Here is a collection of notable branch design concepts to emerge in the retail banking sector: Acru’s “wine bar,” Virgin Money’s first real store, a whitewashed branch for a Community Bank, ING Direct’s iPad kiosks, and Itau’s redesign.
Acru – Cooler Than a Napa Wine Bar
Back in 2011 when The Financial Brand first wrote about Acru, the contemporary sub-brand spawned by First Cherokee State Bank, only a handful of photos of their revolutionary branch concept were available. Now there’s a lot more to look at.
While it isn’t actually a wine bar, the space looks like it could be one. Guests entering Acru are greeted by casual associates manning the “Wisdom Bar.” Directly behind the Wisdom Bar is a set of booths for more discreet conversations with Acru advisors. Just beyond the entry is Copper Coin Coffee, an independently owned and operated coffee bar that gives the branch a sense of community and extends the space’s useful life beyond traditional banking hours. The location features a set of bleachers that accommodate after-hours music performances and seminars. Behind the communal space, there is a series of “living rooms” where advisors and guests can take their coffee and sit down one-to-one. ai3, the architects who designed the space, drew on the concept of the “third place,” a retailing strategy pioneered by Starbucks.
Virgin Money Opens First Store
In July, Virgin Money opened their very first new banking store in Guildford, Surrey. The new store replaces a previous Northern Rock branch, with plans in place to transform the entire network of Northern Rock branches (about 75 in total) to Virgin Money Stores.
Virgin Money Stores feature free WiFi, iPads and iMacs, and a “no hard-sell policy” adopted by staff.
“Customers can simply come in, take the weight off their feet, enjoy a cup of tea and use our free facilities,” explained Kerry Merrington, Manager of the Guildford Store.
If you like the look of the Virgin Money Stores, check out what the inside of a Virgin Money Lounge looks like.
Community Bank wanted a branch design that bridged its on- and offline brand experience. Their new, flagship branch is located along Beach Drive in St. Petersburg, Florida.
The floor plan establishes five specific zones: Teller Zone, Sales & Advice Zone, Dwell Zone, Community Zone and Brand Zone.
Programmable LED lights splash onto an snow white canvas of gently curving forms, a touch designers say was inspired by Apple products. They also say (and this is a quote) that the display becomes “a visual barometer for the company’s brand, mood, social awareness and public relations.”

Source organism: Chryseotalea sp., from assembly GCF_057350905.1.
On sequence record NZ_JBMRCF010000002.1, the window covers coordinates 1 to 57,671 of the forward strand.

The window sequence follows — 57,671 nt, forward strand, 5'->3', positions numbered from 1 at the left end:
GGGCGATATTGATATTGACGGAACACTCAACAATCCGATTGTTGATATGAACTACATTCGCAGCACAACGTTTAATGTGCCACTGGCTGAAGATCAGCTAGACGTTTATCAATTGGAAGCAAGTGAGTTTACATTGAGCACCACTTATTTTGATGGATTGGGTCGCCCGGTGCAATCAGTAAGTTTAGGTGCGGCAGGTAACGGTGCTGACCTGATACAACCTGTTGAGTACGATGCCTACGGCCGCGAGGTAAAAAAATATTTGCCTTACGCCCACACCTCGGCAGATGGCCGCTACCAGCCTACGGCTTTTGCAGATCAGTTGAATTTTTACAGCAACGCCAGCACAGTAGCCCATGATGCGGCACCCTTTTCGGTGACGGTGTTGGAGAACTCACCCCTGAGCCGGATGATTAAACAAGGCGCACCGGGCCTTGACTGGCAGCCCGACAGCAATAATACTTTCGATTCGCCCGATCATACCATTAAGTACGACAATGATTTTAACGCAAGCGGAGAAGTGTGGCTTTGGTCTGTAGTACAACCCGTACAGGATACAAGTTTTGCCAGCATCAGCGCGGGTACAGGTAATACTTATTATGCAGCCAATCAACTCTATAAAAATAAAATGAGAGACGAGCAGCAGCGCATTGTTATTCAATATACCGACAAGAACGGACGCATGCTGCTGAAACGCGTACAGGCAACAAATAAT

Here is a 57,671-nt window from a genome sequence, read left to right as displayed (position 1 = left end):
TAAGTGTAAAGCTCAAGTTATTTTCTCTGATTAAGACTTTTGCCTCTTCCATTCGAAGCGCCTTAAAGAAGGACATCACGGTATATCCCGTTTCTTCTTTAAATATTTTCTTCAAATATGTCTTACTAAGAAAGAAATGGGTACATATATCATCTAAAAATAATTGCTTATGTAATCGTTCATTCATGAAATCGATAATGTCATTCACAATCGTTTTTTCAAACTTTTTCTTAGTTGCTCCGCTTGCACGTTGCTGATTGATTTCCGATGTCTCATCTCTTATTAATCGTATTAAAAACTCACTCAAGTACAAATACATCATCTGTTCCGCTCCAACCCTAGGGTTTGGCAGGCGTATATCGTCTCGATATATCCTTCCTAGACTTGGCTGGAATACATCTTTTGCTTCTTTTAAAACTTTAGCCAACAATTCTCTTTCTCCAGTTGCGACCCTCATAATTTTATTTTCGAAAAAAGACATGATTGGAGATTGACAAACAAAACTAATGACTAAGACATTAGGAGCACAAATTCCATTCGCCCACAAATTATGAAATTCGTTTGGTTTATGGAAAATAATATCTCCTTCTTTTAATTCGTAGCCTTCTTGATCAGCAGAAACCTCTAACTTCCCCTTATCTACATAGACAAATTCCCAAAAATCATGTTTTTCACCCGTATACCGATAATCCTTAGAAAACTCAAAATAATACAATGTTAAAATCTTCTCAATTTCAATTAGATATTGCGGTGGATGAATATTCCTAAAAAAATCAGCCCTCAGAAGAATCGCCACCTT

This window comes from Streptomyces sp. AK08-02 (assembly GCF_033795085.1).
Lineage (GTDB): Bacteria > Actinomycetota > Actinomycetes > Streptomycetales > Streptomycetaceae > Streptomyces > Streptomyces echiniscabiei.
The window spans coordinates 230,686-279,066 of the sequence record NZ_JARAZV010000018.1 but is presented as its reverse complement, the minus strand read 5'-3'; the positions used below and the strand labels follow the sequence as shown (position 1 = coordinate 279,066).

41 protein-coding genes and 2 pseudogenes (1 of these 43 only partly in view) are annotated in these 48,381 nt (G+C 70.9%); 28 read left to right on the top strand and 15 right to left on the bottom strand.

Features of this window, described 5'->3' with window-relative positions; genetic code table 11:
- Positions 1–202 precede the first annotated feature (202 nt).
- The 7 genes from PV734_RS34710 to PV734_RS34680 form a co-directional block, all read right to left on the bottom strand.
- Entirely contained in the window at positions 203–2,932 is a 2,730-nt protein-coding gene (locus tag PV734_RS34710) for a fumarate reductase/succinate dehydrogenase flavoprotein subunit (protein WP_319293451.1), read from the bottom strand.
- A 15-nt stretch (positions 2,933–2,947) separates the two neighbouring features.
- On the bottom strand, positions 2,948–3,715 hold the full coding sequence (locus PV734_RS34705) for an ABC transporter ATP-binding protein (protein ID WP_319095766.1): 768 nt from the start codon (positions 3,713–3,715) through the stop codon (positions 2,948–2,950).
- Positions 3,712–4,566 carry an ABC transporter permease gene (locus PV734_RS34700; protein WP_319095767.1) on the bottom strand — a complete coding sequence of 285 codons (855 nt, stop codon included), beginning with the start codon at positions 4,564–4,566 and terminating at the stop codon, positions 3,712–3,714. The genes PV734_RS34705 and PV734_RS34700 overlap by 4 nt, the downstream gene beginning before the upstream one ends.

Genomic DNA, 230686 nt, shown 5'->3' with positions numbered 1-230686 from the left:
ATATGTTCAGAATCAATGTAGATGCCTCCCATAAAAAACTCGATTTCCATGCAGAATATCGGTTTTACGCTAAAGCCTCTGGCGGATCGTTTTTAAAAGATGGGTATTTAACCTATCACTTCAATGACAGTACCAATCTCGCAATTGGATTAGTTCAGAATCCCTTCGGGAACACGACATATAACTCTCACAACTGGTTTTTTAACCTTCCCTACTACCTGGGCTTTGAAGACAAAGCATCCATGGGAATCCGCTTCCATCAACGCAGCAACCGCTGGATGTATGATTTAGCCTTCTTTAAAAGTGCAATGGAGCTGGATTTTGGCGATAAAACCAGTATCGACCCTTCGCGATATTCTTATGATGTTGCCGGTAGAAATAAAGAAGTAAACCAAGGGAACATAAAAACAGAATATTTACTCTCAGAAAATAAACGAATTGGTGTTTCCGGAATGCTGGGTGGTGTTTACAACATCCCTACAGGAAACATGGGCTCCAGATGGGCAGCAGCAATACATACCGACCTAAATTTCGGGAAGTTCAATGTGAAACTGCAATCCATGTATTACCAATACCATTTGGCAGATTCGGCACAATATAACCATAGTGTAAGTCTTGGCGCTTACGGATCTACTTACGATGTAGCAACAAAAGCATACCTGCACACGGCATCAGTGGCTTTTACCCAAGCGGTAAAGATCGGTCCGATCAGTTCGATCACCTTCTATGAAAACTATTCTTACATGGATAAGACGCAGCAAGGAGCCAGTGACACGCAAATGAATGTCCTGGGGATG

Architect: Wannemacher Jensen Architects, Inc.
ING Direct – iPad Enclosures
There are iPads everywhere you look in ING Direct’s latest café, which opened in San Francisco earlier this year. These iPad kiosks are mounted on tables below multi-screen displays and at a special “tech bar.” ING Direct’s iPad kiosks feature a stained wood finish reinforced by a steel enclosure, and secured with a key lock. The end result is an interactive touch screen allowing customers to switch between watching TV and surfing the web. In the far corner of the main floor, you can see a four-screen wall of TVs. Apparently, all the wood and steel used in the iPad enclosures cost about three grand through a company called iPad Enclosures.
Itaú Branch Redesign
The merger of Itaú and Unibanco has made it the largest bank in the Southern Hemisphere with nearly 5,000 branches. To complete the union of the two banks, allen international was appointed to redesign the network of branches under the Itaú brand.
The most significant change was to make the exterior and entrance of the new branches much more inviting and easier to enter. Revolving metal detector doors were removed and the branded fascia was given a 3D treatment. A Q-matic system was introduced into a waiting area for customers to relax and browse the interactive digital product wall while waiting to be served. Customer segmentation was enhanced by separate areas for Attendimento/Gerencia, Uniclass and Negúcios customers through different colors, furnishings and materials. Lightweight screens and friendlier customer furniture support the relationship-focused strategy as well as improve privacy.
RBC – So Old and Stuffy, It’s Actually Cool
This branch from RBC on 360 St. Jacques street is a historic gem. Established as the Royal Bank headquarters in 1928, the building cost $6.5 million to erect. It remained RBC’s HQ until 1962. There were 20 tellers along one wall alone! Before the bank chose to close the branch altogether in 2010, the location had stood for more than 80 years, in its cathedral-like grandeur and monumentality — an icon from Montreal’s heyday as the financial capital of Canada.
Reminder: Please Keep Your ATMs Shaded From Midday Sun
Most Western countries don’t usually struggle with this, but it’s a good thing to remember anyway: Customers hate it when they can’t see the ATM screen because the sun is blaring down on them.